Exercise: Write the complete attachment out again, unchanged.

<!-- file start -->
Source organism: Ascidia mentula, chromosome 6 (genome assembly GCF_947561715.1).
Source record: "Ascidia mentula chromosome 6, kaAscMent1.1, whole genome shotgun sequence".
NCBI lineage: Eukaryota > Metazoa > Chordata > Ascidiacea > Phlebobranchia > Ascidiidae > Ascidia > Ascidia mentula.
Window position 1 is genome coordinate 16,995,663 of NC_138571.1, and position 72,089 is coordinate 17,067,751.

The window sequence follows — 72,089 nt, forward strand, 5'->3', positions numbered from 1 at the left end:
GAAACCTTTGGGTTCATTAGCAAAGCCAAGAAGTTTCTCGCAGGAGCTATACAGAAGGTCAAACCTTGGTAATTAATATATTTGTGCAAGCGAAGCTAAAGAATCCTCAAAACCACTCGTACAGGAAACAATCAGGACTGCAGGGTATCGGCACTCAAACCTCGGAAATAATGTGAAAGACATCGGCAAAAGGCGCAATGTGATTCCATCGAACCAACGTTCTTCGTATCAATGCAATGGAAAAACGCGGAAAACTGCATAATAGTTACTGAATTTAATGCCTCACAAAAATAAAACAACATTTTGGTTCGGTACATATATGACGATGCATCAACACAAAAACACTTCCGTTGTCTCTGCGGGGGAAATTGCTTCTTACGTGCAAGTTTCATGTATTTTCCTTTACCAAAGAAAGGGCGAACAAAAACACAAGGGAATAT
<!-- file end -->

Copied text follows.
Source organism: Ascidia mentula, chromosome 6 (genome assembly GCF_947561715.1).
Source record: "Ascidia mentula chromosome 6, kaAscMent1.1, whole genome shotgun sequence".
NCBI lineage: Eukaryota > Metazoa > Chordata > Ascidiacea > Phlebobranchia > Ascidiidae > Ascidia > Ascidia mentula.
Window position 1 is genome coordinate 16,995,663 of NC_138571.1, and position 72,089 is coordinate 17,067,751.

The window sequence follows — 72,089 nt, forward strand, 5'->3', positions numbered from 1 at the left end:
GAAACCTTTGGGTTCATTAGCAAAGCCAAGAAGTTTCTCGCAGGAGCTATACAGAAGGTCAAACCTTGGTAATTAATATATTTGTGCAAGCGAAGCTAAAGAATCCTCAAAACCACTCGTACAGGAAACAATCAGGACTGCAGGGTATCGGCACTCAAACCTCGGAAATAATGTGAAAGACATCGGCAAAAGGCGCAATGTGATTCCATCGAACCAACGTTCTTCGTATCAATGCAATGGAAAAACGCGGAAAACTGCATAATAGTTACTGAATTTAATGCCTCACAAAAATAAAACAACATTTTGGTTCGGTACATATATGACGATGCATCAACACAAAAACACTTCCGTTGTCTCTGCGGGGGAAATTGCTTCTTACGTGCAAGTTTCATGTATTTTCCTTTACCAAAGAAAGGGCGAACAAAAACACAAGGGAATAT